for-phone-onlyfor-tablet-portrait-upfor-tablet-landscape-upfor-desktop-upfor-wide-desktop-up
World News

Two largest U.S. airline flight attendant unions endorse Biden

CHICAGO/WASHINGTON (Reuters) - The two largest U.S. flight attendant unions, representing more than 75,000 workers, endorsed Democratic candidate Joe Biden on Tuesday ahead of the U.S. presidential election next week.

Democratic U.S. presidential nominee and former Vice President Joe Biden looks on during a campaign stop in Warm Springs, Georgia, U.S., October 27, 2020. REUTERS/Brian Snyder

The unions have been pressing Congress and Republican President Donald Trump to back $25 billion in additional payroll assistance to prevent 32,000 airline furloughs.

The Association of Professional Flight Attendants, representing the 27,000 American Airlines AAL.O flight attendants, and the Association of Flight Attendants-CWA that represents about 50,000 workers at 20 airlines, said in separate statements they were endorsing Biden.

Asked about the timing of the endorsement, AFA-CWA International President Sara Nelson said: “The complete and total failure of this president on any plan around coronavirus, putting our lives in danger and now putting tens of thousands of us out of work with no hope for fixing that gives us the space to do what we normally would be doing this time of year.”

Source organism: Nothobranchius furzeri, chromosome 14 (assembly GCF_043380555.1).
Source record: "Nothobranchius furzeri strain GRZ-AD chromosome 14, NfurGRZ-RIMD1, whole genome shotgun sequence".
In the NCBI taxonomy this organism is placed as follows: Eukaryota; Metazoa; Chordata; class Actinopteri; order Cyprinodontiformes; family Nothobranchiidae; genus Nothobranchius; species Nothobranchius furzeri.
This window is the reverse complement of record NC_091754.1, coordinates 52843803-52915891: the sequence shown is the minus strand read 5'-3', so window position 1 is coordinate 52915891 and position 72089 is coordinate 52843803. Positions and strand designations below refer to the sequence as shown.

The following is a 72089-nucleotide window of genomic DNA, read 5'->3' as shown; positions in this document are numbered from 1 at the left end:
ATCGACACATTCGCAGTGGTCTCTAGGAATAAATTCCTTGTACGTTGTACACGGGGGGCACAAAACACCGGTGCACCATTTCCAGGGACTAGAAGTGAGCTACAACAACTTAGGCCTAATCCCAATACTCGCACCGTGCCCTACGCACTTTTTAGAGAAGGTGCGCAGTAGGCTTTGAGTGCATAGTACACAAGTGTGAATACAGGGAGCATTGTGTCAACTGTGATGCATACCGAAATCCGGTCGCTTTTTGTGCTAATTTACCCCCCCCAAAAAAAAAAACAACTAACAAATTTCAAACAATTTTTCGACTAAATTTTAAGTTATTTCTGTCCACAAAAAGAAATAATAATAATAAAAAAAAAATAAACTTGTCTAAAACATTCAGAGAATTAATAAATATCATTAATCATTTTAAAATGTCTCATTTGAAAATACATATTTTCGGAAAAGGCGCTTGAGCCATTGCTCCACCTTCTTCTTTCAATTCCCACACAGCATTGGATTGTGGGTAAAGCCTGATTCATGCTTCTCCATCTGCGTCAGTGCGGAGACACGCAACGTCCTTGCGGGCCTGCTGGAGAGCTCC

Trump campaign spokesman Ken Farnaso said Biden’s “threats to re-close the economy” and said the Democrat’s policies would “keep our country grounded and would be the final nail in the coffin for the American travel and hospitality industries.”

Biden said this week that he would issue a mandate requiring the use of face coverings in all interstate transportation like airline flights, while the Trump administration has repeatedly rejected mandates.

“Right now there’s no plan. The only plan is politicizing things like masks which put the people who I represent in more danger not only in terms of their lives, their safety at work, but also the longevity of our industry and our industry’s ability to even survive,” Nelson said.

Airlines and unions had urged action on the new bailout before the prior $25 billion in payroll assistance expired on Sept. 30.

White House Chief of Staff Mark Meadows had said Trump was weighing executive action to avoid massive layoffs at airlines if Congress failed to act, but the White House did not act.

On Oct. 2, U.S. House of Representatives Speaker Nancy Pelosi asked airlines to halt furloughs, saying a long-awaited deal to provide $25 billion to airlines was “imminent.”

That deal did not materialize.

Even after the White House endorsed a stand-alone measure to assist airline workers, congressional Republicans and Democrats could not reach agreement on a measure.

Reporting by Tracy Rucinski in Chicago and David Shepardson in Washington; Editing by Rosalba O’Brien and Jonathan Oatis

for-phone-onlyfor-tablet-portrait-upfor-tablet-landscape-upfor-desktop-upfor-wide-desktop-up